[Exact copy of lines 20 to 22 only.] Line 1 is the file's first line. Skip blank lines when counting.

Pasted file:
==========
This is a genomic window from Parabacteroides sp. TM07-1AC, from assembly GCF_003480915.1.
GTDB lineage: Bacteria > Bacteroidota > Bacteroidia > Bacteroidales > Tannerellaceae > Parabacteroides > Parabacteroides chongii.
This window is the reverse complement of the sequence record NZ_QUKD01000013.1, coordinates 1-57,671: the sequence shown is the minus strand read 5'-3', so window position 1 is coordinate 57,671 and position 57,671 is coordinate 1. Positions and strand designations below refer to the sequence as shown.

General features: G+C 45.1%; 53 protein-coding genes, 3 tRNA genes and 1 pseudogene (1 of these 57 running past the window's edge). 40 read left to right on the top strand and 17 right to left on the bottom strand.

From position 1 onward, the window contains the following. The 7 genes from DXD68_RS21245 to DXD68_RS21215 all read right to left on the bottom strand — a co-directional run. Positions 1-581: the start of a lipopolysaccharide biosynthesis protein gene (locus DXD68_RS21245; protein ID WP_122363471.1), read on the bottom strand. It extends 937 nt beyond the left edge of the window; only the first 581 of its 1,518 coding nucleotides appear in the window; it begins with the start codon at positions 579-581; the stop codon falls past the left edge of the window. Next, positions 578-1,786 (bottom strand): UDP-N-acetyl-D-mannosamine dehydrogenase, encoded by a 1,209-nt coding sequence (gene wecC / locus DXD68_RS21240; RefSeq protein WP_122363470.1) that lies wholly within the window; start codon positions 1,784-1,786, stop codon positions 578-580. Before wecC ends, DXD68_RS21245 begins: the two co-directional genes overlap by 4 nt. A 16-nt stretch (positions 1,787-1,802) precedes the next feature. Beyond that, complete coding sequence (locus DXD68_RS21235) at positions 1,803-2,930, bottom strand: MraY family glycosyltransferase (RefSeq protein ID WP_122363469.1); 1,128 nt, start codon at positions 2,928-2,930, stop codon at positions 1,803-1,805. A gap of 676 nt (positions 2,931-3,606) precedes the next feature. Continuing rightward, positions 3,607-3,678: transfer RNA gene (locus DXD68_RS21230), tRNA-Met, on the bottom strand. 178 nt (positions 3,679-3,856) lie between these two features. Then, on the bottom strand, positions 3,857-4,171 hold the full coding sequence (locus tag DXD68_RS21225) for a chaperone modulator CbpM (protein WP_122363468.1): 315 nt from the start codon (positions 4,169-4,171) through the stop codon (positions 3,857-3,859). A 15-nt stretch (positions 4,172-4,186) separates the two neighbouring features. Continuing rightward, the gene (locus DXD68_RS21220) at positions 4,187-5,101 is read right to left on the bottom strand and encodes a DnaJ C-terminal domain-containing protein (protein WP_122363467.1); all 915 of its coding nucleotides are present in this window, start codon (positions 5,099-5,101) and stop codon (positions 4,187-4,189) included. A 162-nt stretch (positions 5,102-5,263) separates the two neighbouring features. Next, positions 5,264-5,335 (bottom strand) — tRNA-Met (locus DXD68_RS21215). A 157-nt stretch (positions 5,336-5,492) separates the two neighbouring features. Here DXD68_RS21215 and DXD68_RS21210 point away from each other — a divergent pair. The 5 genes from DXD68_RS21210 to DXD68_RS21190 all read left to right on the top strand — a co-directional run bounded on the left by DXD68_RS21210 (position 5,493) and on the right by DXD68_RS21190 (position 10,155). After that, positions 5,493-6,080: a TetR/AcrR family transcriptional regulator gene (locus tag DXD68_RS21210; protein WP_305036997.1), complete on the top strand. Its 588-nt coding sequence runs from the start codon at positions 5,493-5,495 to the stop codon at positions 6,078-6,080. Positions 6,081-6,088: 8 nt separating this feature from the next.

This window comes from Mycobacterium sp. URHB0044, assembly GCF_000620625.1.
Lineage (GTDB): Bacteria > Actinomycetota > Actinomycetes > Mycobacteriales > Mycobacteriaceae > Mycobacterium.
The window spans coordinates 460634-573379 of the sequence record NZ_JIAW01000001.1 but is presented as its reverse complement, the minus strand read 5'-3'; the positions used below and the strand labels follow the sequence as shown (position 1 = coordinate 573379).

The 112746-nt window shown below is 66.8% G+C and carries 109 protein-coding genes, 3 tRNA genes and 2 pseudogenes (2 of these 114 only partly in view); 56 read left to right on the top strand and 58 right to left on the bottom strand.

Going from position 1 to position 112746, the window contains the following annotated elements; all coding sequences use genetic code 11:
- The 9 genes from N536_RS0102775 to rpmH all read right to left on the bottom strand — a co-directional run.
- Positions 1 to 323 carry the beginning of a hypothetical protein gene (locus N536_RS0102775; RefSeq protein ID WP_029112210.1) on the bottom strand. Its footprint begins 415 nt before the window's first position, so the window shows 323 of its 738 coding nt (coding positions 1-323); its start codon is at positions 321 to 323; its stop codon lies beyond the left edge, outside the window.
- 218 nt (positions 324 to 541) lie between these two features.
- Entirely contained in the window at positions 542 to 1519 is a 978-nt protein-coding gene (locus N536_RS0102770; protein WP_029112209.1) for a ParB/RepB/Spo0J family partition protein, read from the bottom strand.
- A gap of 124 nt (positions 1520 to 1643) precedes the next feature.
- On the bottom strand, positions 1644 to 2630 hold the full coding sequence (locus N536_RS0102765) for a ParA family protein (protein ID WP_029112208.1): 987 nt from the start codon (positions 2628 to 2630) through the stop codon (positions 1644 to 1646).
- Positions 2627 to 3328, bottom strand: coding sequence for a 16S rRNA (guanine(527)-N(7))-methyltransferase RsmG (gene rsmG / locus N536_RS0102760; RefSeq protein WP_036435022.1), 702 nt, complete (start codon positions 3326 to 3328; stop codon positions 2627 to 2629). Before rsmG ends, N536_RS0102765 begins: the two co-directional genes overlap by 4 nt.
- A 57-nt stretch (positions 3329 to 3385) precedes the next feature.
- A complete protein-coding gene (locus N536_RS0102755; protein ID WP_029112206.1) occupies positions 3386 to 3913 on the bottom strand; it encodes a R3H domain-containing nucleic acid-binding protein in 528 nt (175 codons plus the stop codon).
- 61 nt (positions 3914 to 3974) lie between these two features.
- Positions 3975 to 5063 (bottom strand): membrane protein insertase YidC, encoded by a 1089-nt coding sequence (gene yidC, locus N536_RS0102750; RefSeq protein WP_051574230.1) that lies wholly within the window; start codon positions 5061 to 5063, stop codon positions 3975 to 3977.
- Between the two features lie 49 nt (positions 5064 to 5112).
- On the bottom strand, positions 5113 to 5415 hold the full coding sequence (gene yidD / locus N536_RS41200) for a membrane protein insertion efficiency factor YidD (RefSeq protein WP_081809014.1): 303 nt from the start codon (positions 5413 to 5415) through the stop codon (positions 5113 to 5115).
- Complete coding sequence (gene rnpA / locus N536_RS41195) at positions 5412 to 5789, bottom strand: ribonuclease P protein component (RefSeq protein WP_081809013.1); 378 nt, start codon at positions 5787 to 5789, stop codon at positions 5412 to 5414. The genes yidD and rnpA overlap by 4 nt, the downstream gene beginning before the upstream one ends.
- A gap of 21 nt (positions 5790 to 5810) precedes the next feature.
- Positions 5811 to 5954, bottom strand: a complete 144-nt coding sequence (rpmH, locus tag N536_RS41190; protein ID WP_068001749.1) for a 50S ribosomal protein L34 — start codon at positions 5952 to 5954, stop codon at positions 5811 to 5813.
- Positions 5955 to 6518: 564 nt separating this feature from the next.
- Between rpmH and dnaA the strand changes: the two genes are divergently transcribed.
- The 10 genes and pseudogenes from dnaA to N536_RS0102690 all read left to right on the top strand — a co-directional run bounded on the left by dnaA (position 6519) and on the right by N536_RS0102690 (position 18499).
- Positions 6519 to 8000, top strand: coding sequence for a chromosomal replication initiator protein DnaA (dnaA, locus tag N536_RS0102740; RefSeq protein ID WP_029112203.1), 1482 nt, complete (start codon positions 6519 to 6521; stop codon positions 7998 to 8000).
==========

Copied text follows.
- 61 nt (positions 3914 to 3974) lie between these two features.
- Positions 3975 to 5063 (bottom strand): membrane protein insertase YidC, encoded by a 1089-nt coding sequence (gene yidC, locus N536_RS0102750; RefSeq protein WP_051574230.1) that lies wholly within the window; start codon positions 5061 to 5063, stop codon positions 3975 to 3977.
- Between the two features lie 49 nt (positions 5064 to 5112).